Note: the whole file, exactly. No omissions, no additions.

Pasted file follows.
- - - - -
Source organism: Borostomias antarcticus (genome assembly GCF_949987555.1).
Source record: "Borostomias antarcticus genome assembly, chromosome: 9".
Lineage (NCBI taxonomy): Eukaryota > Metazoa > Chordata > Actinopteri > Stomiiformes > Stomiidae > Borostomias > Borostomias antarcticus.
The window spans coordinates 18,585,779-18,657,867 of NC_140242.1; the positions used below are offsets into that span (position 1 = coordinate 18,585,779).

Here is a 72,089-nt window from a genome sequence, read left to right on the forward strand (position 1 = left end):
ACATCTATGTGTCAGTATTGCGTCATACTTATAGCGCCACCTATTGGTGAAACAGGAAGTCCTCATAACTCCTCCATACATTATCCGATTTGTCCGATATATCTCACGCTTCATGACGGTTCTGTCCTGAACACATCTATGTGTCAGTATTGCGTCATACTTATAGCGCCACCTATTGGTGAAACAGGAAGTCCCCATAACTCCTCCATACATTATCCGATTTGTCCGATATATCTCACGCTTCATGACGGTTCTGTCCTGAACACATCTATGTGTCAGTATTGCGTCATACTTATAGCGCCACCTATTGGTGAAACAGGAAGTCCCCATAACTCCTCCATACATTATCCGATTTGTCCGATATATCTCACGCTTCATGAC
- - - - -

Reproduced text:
Source organism: Borostomias antarcticus (genome assembly GCF_949987555.1).
Source record: "Borostomias antarcticus genome assembly, chromosome: 9".
Lineage (NCBI taxonomy): Eukaryota > Metazoa > Chordata > Actinopteri > Stomiiformes > Stomiidae > Borostomias > Borostomias antarcticus.
The window spans coordinates 18,585,779-18,657,867 of NC_140242.1; the positions used below are offsets into that span (position 1 = coordinate 18,585,779).

Here is a 72,089-nt window from a genome sequence, read left to right on the forward strand (position 1 = left end):
ACATCTATGTGTCAGTATTGCGTCATACTTATAGCGCCACCTATTGGTGAAACAGGAAGTCCTCATAACTCCTCCATACATTATCCGATTTGTCCGATATATCTCACGCTTCATGACGGTTCTGTCCTGAACACATCTATGTGTCAGTATTGCGTCATACTTATAGCGCCACCTATTGGTGAAACAGGAAGTCCCCATAACTCCTCCATACATTATCCGATTTGTCCGATATATCTCACGCTTCATGACGGTTCTGTCCTGAACACATCTATGTGTCAGTATTGCGTCATACTTATAGCGCCACCTATTGGTGAAACAGGAAGTCCCCATAACTCCTCCATACATTATCCGATTTGTCCGATATATCTCACGCTTCATGAC